The Guardian

Here in fire-stricken Oregon, an old way of life is gone | Erica Berry

‘At the end of last week, we unplugged the smoke alarms.’ Photograph: Shannon Stapleton/Reuters

Early last week, my smoke alarms began going off a few times a day. I began to move around my basement apartment in Portland, Oregon, with a scowl, noise-canceling headphones swinging around my neck. On the one hand, because there were no fires nearby, the alarms were not doing their job. The system was too sensitive, the boy was crying wolf. On the other hand, the alarms were working just fine: there was smoke. It was everywhere.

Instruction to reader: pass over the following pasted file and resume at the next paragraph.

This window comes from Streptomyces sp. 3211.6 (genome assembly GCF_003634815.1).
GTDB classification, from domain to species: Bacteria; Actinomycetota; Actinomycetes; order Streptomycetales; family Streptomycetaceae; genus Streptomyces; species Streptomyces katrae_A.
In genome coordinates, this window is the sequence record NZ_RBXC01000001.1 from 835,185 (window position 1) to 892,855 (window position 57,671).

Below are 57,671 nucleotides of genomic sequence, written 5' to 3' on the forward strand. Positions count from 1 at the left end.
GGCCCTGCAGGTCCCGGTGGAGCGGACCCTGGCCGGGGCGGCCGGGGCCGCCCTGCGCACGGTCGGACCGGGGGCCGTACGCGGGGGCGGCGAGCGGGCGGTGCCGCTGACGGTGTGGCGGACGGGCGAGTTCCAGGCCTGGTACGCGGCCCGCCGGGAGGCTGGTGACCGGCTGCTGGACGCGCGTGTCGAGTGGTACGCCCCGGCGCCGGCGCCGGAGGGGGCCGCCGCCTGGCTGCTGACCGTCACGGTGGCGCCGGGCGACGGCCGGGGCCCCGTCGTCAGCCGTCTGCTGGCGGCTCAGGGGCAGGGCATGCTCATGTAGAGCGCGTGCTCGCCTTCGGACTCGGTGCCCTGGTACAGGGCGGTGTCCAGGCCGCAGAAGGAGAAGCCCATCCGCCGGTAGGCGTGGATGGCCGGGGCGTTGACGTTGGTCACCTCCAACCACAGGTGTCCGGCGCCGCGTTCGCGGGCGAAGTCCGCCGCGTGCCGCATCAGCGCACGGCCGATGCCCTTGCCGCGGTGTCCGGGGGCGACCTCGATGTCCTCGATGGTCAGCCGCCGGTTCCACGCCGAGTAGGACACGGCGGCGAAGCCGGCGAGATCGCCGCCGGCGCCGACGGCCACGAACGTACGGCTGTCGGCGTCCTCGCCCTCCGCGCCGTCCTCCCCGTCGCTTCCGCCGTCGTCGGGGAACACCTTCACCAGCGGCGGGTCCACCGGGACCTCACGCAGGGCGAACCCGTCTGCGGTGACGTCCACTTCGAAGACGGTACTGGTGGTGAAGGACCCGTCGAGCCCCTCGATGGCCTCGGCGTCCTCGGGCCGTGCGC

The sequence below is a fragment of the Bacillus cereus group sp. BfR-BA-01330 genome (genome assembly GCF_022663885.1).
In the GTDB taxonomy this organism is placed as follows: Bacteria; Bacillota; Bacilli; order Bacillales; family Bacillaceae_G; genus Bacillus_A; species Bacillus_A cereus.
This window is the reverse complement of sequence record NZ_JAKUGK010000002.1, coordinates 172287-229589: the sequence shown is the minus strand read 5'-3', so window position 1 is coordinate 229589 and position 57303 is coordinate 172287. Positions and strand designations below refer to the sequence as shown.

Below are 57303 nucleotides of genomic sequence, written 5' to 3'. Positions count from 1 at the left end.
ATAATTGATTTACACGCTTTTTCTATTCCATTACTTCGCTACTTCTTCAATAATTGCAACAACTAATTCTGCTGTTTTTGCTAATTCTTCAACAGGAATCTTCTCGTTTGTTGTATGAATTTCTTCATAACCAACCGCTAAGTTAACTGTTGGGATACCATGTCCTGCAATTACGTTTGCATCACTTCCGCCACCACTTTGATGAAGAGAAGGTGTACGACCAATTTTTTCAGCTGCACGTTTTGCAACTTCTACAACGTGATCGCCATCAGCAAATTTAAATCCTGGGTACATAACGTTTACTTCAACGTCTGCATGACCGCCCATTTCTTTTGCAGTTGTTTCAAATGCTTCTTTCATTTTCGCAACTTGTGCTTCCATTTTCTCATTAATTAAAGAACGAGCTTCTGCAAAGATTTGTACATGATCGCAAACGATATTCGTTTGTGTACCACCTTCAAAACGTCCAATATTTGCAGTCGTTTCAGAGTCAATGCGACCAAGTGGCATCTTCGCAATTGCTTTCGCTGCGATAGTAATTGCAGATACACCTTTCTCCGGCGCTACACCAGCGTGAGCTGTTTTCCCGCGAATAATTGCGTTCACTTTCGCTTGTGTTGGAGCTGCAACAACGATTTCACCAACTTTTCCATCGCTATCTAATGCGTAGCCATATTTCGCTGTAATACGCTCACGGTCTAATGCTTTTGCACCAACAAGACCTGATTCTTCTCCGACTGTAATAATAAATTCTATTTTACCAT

The color of the midday sky as it streamed across the bathroom floor was tangerine, and the air quality outside my window ranked worse than any other city in the world. Meanwhile, the wildfires that had already burned a million acres in Oregon and devoured hundreds of homes were now moving in an ugly rash toward my home town.

The first time the alarms went off,

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